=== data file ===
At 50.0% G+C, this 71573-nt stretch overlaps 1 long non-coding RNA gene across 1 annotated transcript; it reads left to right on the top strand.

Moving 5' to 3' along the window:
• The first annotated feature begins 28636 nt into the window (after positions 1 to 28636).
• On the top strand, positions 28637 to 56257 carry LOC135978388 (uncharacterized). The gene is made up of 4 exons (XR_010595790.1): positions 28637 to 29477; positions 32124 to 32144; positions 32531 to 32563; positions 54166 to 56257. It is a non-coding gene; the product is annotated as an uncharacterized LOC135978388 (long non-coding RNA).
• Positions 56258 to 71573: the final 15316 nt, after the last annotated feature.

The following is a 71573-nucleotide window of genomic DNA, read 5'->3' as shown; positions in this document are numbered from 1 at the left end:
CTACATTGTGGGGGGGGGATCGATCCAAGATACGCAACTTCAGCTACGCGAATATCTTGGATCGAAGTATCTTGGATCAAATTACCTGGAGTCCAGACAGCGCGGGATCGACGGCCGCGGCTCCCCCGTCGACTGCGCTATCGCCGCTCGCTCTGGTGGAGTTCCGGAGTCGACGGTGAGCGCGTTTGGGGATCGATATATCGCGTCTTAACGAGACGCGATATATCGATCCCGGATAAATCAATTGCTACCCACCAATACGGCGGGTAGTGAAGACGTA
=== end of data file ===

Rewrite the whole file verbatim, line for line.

At 50.0% G+C, this 71573-nt stretch overlaps 1 long non-coding RNA gene across 1 annotated transcript; it reads left to right on the top strand.

Moving 5' to 3' along the window:
• The first annotated feature begins 28636 nt into the window (after positions 1 to 28636).
• On the top strand, positions 28637 to 56257 carry LOC135978388 (uncharacterized). The gene is made up of 4 exons (XR_010595790.1): positions 28637 to 29477; positions 32124 to 32144; positions 32531 to 32563; positions 54166 to 56257. It is a non-coding gene; the product is annotated as an uncharacterized LOC135978388 (long non-coding RNA).
• Positions 56258 to 71573: the final 15316 nt, after the last annotated feature.

The following is a 71573-nucleotide window of genomic DNA, read 5'->3' as shown; positions in this document are numbered from 1 at the left end:
CTACATTGTGGGGGGGGGATCGATCCAAGATACGCAACTTCAGCTACGCGAATATCTTGGATCGAAGTATCTTGGATCAAATTACCTGGAGTCCAGACAGCGCGGGATCGACGGCCGCGGCTCCCCCGTCGACTGCGCTATCGCCGCTCGCTCTGGTGGAGTTCCGGAGTCGACGGTGAGCGCGTTTGGGGATCGATATATCGCGTCTTAACGAGACGCGATATATCGATCCCGGATAAATCAATTGCTACCCACCAATACGGCGGGTAGTGAAGACGTA